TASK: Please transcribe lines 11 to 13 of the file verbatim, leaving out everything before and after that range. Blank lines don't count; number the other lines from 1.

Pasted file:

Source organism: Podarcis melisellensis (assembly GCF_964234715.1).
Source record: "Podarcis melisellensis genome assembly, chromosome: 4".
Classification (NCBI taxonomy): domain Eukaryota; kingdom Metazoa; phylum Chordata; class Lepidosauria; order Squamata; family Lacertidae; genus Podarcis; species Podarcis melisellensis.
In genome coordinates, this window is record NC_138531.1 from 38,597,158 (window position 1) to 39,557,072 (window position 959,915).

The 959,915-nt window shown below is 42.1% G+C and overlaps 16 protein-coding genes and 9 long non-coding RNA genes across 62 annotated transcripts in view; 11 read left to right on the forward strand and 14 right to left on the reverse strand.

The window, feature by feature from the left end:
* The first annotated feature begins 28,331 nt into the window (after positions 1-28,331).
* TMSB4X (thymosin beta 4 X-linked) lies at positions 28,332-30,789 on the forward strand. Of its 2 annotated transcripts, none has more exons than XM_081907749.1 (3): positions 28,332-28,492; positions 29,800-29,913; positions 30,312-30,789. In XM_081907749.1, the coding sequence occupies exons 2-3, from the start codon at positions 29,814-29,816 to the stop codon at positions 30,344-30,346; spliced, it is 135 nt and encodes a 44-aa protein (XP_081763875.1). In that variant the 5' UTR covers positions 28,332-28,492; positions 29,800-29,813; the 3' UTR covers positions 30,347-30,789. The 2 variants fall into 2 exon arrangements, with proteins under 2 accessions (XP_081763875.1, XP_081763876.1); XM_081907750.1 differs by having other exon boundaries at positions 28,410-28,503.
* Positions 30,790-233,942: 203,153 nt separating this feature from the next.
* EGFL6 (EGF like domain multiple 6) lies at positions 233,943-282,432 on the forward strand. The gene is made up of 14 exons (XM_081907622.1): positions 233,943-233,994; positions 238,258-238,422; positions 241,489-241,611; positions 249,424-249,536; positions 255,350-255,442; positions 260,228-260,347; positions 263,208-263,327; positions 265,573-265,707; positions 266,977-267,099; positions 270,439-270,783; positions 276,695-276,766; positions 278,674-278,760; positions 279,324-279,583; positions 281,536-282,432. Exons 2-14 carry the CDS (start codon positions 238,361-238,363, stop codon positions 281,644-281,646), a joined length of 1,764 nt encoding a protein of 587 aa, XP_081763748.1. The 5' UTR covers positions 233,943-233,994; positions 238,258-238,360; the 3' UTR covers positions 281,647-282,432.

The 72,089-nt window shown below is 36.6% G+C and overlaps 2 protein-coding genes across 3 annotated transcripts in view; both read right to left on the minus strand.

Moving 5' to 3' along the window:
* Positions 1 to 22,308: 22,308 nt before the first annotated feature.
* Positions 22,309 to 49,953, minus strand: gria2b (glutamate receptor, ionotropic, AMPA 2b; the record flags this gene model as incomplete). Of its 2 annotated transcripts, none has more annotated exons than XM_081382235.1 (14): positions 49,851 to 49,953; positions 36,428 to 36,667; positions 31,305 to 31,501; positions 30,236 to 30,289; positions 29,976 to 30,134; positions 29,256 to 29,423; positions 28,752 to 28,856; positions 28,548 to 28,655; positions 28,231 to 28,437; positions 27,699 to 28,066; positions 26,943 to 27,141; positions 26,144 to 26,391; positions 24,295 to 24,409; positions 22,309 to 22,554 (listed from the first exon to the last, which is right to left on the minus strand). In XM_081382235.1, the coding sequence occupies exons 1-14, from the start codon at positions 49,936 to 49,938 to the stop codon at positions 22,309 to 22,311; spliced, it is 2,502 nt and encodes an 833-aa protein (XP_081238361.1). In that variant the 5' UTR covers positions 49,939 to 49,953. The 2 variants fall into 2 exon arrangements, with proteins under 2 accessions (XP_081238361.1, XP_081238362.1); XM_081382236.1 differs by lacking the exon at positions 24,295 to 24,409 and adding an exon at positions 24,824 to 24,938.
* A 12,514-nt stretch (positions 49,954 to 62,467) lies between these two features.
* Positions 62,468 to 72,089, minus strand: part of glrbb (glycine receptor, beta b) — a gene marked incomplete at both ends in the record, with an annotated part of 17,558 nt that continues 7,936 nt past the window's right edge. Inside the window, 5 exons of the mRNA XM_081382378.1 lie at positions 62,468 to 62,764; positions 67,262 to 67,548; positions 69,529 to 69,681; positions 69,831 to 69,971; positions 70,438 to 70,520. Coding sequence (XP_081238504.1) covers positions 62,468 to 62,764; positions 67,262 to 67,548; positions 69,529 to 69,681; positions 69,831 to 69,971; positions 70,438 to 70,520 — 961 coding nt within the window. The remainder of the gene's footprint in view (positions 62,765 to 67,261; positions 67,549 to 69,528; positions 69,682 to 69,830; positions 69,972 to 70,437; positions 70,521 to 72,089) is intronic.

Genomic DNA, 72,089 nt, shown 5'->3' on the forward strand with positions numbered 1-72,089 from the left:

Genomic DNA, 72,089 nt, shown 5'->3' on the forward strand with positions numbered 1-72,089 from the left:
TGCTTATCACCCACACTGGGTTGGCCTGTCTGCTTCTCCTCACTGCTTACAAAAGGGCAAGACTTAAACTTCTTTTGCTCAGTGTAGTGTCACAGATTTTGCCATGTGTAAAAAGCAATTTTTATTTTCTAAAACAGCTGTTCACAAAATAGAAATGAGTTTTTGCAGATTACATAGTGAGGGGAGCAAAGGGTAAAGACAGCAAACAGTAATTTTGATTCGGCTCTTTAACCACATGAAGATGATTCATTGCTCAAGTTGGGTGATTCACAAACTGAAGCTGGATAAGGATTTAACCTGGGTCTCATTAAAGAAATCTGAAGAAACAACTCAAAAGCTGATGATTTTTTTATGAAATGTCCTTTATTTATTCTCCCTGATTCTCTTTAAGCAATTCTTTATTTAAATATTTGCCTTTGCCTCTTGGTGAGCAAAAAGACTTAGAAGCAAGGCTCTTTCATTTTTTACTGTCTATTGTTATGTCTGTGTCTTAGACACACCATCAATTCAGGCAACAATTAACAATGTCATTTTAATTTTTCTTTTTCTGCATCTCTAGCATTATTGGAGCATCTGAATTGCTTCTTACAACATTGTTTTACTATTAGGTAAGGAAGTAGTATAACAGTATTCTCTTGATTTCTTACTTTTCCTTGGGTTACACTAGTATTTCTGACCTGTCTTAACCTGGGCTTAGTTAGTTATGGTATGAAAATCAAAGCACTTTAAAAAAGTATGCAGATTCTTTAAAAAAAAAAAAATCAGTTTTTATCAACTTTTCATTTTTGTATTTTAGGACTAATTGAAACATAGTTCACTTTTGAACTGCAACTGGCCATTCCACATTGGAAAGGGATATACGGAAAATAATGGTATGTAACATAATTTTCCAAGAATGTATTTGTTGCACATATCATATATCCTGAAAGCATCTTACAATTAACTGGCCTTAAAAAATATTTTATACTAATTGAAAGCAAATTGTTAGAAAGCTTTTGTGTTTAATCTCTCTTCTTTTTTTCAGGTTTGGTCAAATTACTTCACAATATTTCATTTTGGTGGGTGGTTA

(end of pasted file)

The 72,089-nt window shown below is 36.6% G+C and overlaps 2 protein-coding genes across 3 annotated transcripts in view; both read right to left on the minus strand.

Moving 5' to 3' along the window:
* Positions 1 to 22,308: 22,308 nt before the first annotated feature.